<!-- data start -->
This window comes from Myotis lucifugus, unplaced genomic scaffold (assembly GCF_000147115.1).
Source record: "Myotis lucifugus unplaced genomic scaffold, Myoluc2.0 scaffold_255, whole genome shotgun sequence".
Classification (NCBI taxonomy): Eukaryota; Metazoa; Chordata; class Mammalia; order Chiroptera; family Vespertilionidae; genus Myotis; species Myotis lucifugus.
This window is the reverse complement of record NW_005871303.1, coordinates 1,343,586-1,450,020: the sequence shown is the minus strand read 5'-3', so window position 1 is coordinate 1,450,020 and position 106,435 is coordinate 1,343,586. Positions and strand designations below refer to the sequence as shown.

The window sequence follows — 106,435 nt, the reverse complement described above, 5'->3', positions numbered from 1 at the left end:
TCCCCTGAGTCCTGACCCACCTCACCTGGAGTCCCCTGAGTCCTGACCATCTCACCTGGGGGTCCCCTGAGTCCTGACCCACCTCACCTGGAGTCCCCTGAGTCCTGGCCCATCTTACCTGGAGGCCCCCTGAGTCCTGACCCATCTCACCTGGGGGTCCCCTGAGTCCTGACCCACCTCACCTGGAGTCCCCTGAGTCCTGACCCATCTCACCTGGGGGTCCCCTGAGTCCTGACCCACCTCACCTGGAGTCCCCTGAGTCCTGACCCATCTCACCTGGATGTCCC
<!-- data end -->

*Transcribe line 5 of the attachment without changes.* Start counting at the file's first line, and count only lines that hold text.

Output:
The window sequence follows — 106,435 nt, the reverse complement described above, 5'->3', positions numbered from 1 at the left end: